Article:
800K Texas Students Are Below Grade Level in Math Due to Pandemic, Test Results Show

About 800,000 students in Texas are below their grade level in math according to U.S. standardized tests taken during the pandemic, the Associated Press reported.

Mike Morath, Texas's education commissioner, said, "The impact of the coronavirus on what school means, and what school is, has been truly profound. It will take years of change and support in order to help kids catch up."

The report was released on Monday and detailed the lowest reading scores the state has seen since 2017 and lowest math points since 2013.

For more reporting from the Associated Press, see below:

In-Person Pandemic Public School
A teacher speaks with students in the classroom and online as they return to in-person learning at St. Anthony Catholic High School during the COVID-19 pandemic on March 24 in Long Beach, California. The school of 445 students implemented a hybrid learning model, with approximately 60 percent of students returning to in an in-person classroom learning environment with COVID-19 safety measures including face masks, social distancing, plexiglass barriers around desks, outdoor spaces, and schedule changes. Patrick T. Fallon/Getty Images

Other states have shared previews of alarming results.

In Florida, officials said reading scores dropped by 4 percentage points compared to 2019, the last time the statewide tests were administered. In Indiana, state officials are warning of a drop in reading scores and a "significant decline" in math.

Experts warn that low participation rates in some regions could leave entire states with unreliable data, and that even within states there are pockets where many families opted out. In Texas, 86 percent of students took the tests this spring, down from a typical rate of 96 percent.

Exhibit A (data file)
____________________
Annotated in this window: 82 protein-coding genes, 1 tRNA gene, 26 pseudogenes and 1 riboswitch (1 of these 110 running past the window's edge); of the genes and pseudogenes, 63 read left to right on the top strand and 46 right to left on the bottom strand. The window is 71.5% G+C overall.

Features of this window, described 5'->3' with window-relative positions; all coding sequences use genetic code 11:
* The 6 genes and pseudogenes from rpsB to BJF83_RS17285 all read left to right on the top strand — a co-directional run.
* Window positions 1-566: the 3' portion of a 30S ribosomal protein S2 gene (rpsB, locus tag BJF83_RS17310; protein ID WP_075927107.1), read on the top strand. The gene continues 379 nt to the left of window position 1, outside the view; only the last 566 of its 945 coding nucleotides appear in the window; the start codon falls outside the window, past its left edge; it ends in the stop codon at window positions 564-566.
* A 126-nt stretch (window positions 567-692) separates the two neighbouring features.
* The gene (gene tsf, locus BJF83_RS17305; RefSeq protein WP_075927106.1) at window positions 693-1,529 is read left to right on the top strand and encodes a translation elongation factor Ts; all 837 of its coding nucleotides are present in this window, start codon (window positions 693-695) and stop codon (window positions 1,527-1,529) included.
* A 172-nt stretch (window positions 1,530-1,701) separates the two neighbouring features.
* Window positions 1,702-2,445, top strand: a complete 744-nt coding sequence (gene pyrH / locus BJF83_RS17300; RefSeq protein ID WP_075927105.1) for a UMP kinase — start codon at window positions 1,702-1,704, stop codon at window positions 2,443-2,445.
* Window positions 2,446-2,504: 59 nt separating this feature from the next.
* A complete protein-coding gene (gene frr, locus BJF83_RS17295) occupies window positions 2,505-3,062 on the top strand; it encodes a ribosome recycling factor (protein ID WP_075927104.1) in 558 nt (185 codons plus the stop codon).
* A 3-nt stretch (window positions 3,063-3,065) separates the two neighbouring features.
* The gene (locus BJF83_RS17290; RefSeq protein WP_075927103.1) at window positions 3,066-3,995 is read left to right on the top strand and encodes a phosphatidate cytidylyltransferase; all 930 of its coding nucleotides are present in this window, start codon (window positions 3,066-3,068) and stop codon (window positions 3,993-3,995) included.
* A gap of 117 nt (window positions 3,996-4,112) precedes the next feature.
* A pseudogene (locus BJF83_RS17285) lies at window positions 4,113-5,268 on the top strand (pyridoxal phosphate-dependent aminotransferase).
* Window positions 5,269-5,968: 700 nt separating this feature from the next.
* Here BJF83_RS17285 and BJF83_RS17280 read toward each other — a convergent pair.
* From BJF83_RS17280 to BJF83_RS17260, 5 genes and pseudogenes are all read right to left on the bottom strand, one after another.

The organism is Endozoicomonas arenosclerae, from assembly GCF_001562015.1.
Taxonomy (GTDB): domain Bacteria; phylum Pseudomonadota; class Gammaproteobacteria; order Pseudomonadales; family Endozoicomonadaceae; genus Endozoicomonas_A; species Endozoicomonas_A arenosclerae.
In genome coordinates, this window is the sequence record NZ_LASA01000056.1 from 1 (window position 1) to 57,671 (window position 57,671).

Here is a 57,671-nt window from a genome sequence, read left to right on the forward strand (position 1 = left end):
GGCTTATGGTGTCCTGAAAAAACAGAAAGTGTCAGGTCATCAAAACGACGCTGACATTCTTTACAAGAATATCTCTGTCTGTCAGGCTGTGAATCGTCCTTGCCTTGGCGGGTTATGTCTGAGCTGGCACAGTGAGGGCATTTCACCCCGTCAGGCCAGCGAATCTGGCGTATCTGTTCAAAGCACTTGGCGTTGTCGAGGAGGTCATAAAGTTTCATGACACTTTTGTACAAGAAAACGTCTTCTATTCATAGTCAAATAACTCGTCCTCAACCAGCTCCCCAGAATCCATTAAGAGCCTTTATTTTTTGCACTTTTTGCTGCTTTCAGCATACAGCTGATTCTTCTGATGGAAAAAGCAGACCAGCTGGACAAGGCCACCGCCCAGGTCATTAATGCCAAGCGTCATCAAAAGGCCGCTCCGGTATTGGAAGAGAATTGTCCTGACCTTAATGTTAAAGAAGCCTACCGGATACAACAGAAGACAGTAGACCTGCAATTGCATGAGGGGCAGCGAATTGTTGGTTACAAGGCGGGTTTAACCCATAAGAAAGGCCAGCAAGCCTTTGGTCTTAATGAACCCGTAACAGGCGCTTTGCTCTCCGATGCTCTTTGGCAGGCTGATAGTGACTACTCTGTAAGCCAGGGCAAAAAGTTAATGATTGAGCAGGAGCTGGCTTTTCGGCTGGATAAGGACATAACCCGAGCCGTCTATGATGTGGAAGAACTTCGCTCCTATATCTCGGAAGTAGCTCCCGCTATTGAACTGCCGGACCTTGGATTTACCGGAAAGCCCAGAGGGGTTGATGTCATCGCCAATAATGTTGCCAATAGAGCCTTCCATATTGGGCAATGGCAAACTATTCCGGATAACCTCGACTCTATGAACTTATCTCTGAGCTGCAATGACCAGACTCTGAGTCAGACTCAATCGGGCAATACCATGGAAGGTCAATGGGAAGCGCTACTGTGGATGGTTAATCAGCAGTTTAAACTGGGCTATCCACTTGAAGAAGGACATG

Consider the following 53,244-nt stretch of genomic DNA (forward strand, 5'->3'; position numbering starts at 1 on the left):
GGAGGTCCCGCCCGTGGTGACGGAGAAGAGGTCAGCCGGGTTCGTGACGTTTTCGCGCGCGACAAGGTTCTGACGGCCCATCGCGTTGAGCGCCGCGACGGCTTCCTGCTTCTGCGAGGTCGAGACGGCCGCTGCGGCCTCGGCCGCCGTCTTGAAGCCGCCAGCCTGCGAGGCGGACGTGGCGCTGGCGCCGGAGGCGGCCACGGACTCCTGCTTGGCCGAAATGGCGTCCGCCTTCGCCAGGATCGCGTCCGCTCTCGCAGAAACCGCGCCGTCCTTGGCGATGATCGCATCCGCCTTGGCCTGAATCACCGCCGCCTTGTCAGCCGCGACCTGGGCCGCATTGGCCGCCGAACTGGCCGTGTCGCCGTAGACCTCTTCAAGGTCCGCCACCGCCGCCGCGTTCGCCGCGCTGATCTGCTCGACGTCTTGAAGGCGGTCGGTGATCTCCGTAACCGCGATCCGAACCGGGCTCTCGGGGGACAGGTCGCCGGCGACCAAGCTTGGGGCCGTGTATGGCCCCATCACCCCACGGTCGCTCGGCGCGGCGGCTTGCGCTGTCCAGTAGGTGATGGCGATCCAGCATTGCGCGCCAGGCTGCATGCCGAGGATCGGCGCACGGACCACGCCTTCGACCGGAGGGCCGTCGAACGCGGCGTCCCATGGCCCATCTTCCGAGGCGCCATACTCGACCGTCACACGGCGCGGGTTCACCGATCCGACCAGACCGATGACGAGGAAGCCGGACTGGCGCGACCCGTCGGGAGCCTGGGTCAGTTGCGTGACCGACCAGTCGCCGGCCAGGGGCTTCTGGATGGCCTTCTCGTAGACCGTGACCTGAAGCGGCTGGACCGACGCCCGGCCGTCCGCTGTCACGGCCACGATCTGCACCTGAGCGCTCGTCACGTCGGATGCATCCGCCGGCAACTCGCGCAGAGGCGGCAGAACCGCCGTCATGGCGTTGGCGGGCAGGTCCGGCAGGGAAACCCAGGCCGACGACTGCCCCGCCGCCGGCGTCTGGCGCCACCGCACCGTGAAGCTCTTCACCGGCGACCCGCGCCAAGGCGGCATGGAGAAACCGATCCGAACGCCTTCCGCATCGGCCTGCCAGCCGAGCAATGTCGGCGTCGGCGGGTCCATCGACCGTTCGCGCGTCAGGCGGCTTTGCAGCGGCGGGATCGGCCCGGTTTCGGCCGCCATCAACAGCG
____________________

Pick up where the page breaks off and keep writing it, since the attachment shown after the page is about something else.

Still, the early results provide some of the firmest data yet detailing the effects of the March 2020 school shutdowns, the switch to virtual learning and related disruptions. They also line up with trends seen in national studies over the past year: Students are behind in reading and even farther behind in math.

Setbacks are sharpest among students of color and those from low-income families. Across all student groups, those who spent more time learning in-person had better exam scores.

"It's a little sickening to see the bottom drop out for so many kids," said Robin Lake, director of the Center on Reinventing Public Education at the University of Washington. "Clearly remote learning has been hitting the most vulnerable kids the hardest. It's what we were expecting, but it's still tough to see."

Morath said the results underscore the need for a strong return to in-person learning this fall. In districts with many students learning online, the share who failed to meet math standards grew by 32 percentage points. In districts with more in-person learning, by comparison, the failure rate increased by 9 points.

That divide was wider than the gaps between students based on race or income, but the data also found that white students had higher scores than their Black and Hispanic peers, and students from wealthier families had much higher scores than those from poverty.

"These are not numbers, these are children," Morath said, "and this represents how well we have supported them in their continued academic growth."

He called out school districts that were slower to return to in-person learning, including in El Paso, saying they saw steeper learning setbacks compared to rural schools that reopened classrooms quickly. In El Paso Independent School District, 64 percent of eighth-graders fell short of math standards this spring, compared to 20 percent in 2019, according to state data.

The president of the El Paso Teachers Association, Norma De La Rosa, said teachers did the best they could with virtual instruction although the model prevented them from giving extra attention to children who might have needed it.